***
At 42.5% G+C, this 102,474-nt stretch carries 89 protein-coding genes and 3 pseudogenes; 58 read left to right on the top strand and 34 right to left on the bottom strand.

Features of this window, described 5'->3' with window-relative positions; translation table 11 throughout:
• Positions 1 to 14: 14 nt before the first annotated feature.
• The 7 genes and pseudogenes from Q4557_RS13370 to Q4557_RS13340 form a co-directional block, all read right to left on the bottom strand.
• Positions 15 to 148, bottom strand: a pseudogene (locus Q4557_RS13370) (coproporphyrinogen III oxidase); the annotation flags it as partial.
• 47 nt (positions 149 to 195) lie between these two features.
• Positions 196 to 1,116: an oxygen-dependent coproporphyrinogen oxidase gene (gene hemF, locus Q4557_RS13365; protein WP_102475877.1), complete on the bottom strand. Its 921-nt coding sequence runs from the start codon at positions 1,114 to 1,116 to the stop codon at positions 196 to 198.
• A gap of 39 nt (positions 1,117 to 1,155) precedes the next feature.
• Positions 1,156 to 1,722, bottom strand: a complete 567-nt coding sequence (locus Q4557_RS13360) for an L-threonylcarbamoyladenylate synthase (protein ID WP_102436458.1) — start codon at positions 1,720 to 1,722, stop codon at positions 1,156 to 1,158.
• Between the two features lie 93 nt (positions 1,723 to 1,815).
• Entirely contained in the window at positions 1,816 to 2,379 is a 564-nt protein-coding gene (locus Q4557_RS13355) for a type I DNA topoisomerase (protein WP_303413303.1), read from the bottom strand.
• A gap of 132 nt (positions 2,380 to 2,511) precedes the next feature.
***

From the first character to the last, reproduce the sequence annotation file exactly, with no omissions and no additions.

At 42.5% G+C, this 102,474-nt stretch carries 89 protein-coding genes and 3 pseudogenes; 58 read left to right on the top strand and 34 right to left on the bottom strand.

Features of this window, described 5'->3' with window-relative positions; translation table 11 throughout:
• Positions 1 to 14: 14 nt before the first annotated feature.
• The 7 genes and pseudogenes from Q4557_RS13370 to Q4557_RS13340 form a co-directional block, all read right to left on the bottom strand.
• Positions 15 to 148, bottom strand: a pseudogene (locus Q4557_RS13370) (coproporphyrinogen III oxidase); the annotation flags it as partial.
• 47 nt (positions 149 to 195) lie between these two features.
• Positions 196 to 1,116: an oxygen-dependent coproporphyrinogen oxidase gene (gene hemF, locus Q4557_RS13365; protein WP_102475877.1), complete on the bottom strand. Its 921-nt coding sequence runs from the start codon at positions 1,114 to 1,116 to the stop codon at positions 196 to 198.
• A gap of 39 nt (positions 1,117 to 1,155) precedes the next feature.
• Positions 1,156 to 1,722, bottom strand: a complete 567-nt coding sequence (locus Q4557_RS13360) for an L-threonylcarbamoyladenylate synthase (protein ID WP_102436458.1) — start codon at positions 1,720 to 1,722, stop codon at positions 1,156 to 1,158.
• Between the two features lie 93 nt (positions 1,723 to 1,815).
• Entirely contained in the window at positions 1,816 to 2,379 is a 564-nt protein-coding gene (locus Q4557_RS13355) for a type I DNA topoisomerase (protein WP_303413303.1), read from the bottom strand.
• A gap of 132 nt (positions 2,380 to 2,511) precedes the next feature.